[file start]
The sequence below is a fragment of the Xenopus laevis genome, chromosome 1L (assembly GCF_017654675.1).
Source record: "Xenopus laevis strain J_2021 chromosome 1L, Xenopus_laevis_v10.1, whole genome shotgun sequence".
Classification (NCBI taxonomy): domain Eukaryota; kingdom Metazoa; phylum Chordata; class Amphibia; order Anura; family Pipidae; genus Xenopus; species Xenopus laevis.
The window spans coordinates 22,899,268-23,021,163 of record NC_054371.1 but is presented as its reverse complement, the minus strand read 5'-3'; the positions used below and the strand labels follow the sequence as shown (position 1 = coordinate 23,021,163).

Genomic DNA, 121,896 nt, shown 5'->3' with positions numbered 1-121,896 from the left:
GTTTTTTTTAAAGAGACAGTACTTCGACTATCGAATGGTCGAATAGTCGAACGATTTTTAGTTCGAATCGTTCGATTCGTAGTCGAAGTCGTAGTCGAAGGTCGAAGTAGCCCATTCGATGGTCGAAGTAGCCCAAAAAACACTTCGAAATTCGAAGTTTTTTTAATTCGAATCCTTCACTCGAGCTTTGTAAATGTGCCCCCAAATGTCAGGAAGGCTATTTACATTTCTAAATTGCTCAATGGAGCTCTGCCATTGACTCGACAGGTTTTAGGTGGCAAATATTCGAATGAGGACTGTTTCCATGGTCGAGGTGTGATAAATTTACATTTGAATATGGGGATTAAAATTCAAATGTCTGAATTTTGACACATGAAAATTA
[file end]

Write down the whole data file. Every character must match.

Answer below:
The sequence below is a fragment of the Xenopus laevis genome, chromosome 1L (assembly GCF_017654675.1).
Source record: "Xenopus laevis strain J_2021 chromosome 1L, Xenopus_laevis_v10.1, whole genome shotgun sequence".
Classification (NCBI taxonomy): domain Eukaryota; kingdom Metazoa; phylum Chordata; class Amphibia; order Anura; family Pipidae; genus Xenopus; species Xenopus laevis.
The window spans coordinates 22,899,268-23,021,163 of record NC_054371.1 but is presented as its reverse complement, the minus strand read 5'-3'; the positions used below and the strand labels follow the sequence as shown (position 1 = coordinate 23,021,163).

Genomic DNA, 121,896 nt, shown 5'->3' with positions numbered 1-121,896 from the left:
GTTTTTTTTAAAGAGACAGTACTTCGACTATCGAATGGTCGAATAGTCGAACGATTTTTAGTTCGAATCGTTCGATTCGTAGTCGAAGTCGTAGTCGAAGGTCGAAGTAGCCCATTCGATGGTCGAAGTAGCCCAAAAAACACTTCGAAATTCGAAGTTTTTTTAATTCGAATCCTTCACTCGAGCTTTGTAAATGTGCCCCCAAATGTCAGGAAGGCTATTTACATTTCTAAATTGCTCAATGGAGCTCTGCCATTGACTCGACAGGTTTTAGGTGGCAAATATTCGAATGAGGACTGTTTCCATGGTCGAGGTGTGATAAATTTACATTTGAATATGGGGATTAAAATTCAAATGTCTGAATTTTGACACATGAAAATTA